I spent the last three weeks of my senior year of high school working as an intern for the Major League Baseball Players Association, where I first became aware of the Action Team national youth volunteer program.

To an outsider like me, the Action Team was a little known program. However, I found that community-minded kids in more than 145 high schools in 30 states and Puerto Rico have become very familiar with the Action Team the last several years.

For those of you who don't know, the Action Team, a joint creation of the Major League Baseball Players Trust and Volunteers of America, the national human services organization, is hard at work trying to train and inspire the next generation of volunteers -- my generation. By all accounts, it's working.

Participating schools designate five to 10 students to serve as Action Team captains, who lead volunteer efforts in their community and inspire other students to get involved. So far, more than 25,000 students have helped more than 100,000 people in need. In addition to being part of an exciting and innovative national community service program, Action Team Captains get to share their experiences with Major League baseball players and other Action Team students through monthly conference calls.

I had the pleasure of participating in the final conference call of the 2009-10 school year. Joining us on the call was Huston Street, a relief pitcher for the Colorado Rockies.

I learned during the conference call that Huston is not only an excellent pitcher, but he's also a man of great character and values. The Rockies' closer is one of more than 50 Major Leaguers who volunteer their time with the Action Team program. During the conference call, Huston stressed the importance of helping out and giving back to the community.

"Always appreciate what you have" Huston said. "That was something that was engrained in me from my father. There's always going to be someone better off, you're always going to have something to work toward, and you could always be in a worse situation. With the privileges that I've been blessed with throughout my life, I try to impart some of that.

"It's more than just wanting to give back; truthfully, it's the feeling that you get when you connect with somebody. It's gratitude and thankfulness for the life I've been blessed with, the parents that I have, and the situation that I got put in. There are a lot of circumstantial things that were out of my control that have allowed me to get to where I am."

Huston attributes his willingness to help others and participation as a member of the Action Team to the altruism of the acts. "It's just the selflessness, the desire to want to connect. Just to see people taking time because that's essentially what you're paying. It's time that you're giving people, and it's attention and it's warmth."

He also mentioned the leadership aspect of the Action Team program as a positive. He emphasized the importance of "leading by example," saying, "I think that actions speak louder than words, and we pay attention more to what people do than to what people say. Or at least we should because that's what counts."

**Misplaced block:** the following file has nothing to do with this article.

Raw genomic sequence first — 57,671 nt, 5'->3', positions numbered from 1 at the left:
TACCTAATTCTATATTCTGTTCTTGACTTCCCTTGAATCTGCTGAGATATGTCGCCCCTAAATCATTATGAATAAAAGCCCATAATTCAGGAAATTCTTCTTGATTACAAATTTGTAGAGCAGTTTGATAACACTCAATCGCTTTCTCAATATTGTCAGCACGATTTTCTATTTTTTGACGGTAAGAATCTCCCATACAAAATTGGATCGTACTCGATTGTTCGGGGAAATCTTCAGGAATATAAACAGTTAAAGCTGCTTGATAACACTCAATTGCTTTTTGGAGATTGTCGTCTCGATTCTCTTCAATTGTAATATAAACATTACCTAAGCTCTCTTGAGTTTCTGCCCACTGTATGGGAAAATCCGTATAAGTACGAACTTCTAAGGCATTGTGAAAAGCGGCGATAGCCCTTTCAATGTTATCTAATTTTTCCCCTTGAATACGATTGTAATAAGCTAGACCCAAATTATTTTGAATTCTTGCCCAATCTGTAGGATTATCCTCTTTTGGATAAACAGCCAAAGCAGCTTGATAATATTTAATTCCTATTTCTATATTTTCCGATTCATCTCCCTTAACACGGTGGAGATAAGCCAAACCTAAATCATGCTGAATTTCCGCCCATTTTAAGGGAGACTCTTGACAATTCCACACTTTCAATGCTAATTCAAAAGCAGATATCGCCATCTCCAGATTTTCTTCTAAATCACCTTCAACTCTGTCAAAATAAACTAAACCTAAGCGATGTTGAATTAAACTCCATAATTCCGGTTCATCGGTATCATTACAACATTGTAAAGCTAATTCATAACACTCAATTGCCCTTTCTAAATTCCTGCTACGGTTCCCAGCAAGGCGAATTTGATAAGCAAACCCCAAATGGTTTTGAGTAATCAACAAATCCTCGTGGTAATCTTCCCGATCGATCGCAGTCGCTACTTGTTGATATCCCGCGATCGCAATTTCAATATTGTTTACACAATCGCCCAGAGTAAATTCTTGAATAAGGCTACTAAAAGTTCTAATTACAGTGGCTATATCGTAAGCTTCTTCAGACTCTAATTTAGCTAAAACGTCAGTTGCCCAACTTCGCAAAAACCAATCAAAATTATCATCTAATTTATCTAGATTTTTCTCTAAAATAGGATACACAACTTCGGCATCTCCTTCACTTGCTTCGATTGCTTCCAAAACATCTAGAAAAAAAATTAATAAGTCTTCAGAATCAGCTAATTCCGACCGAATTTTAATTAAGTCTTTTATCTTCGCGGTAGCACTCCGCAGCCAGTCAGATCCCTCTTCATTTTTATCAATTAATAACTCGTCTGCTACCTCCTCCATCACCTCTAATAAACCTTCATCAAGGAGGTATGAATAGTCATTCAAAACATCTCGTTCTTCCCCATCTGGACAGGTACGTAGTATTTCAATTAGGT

Huston's message had a big impact on the student Action Team captains calling in from all across the U.S., including those from West Boylston (Mass.) High School, the featured Action Team of the month.

The West Boylston High School Action Team told the conference call participants of the many volunteer projects they organized during the school year, ranging from a prom dress drive to a stuffed animal drive, to support the needs unique to their community. Their main project was a shoe drive run through Soles for Souls. During the week-long drive, the school was able to collect 300 pairs of shoes -- a pretty impressive feat considering that the graduating class consists of just 81 seniors -- to be sent to areas of need such as Africa.

The school also had a clothing drive and book drive in which the books collected were donated to local elementary schools and schools in Worcester, Mass., and also to hospitals.

As I mentioned earlier, 145 Action Team schools just like West Boylston play an instrumental role in addressing the needs of their communities. Take, for example, the Action Team from Lakewood High School in Cleveland. Action Team captains there organized a unique project: Personal hygiene kits. The object was to collect hygienic products -- soap, shampoo, razors and socks, among other things -- and create bags containing these items to be distributed to those in need.

They were able to achieve their goal of creating 500 bags, and even received some "big league" help when Russell Branyan of the Indians showed up to help stuff the bags and to thank the team captains for their ongoing commitment to the Action Team and the Cleveland community.

I wasn't familiar with the Action Team program when I came to the MLBPA as an intern. But now I am, and I'm glad to have found out about it.

I would encourage all high school students, teachers and administrators to launch an Action Team in your school. You'll get free resources such as DVDs, posters, step-by-step volunteer activity ideas and your school's Action Team captains will get free T-shirts, and they'll be eligible for college scholarships from the Players Trust.

Best of all, you'll get to connect with Major League baseball players and share your volunteer experiences with students from across the country.

Ian Gray will graduate from John F. Kennedy High School in Bellmore, N.Y., this month.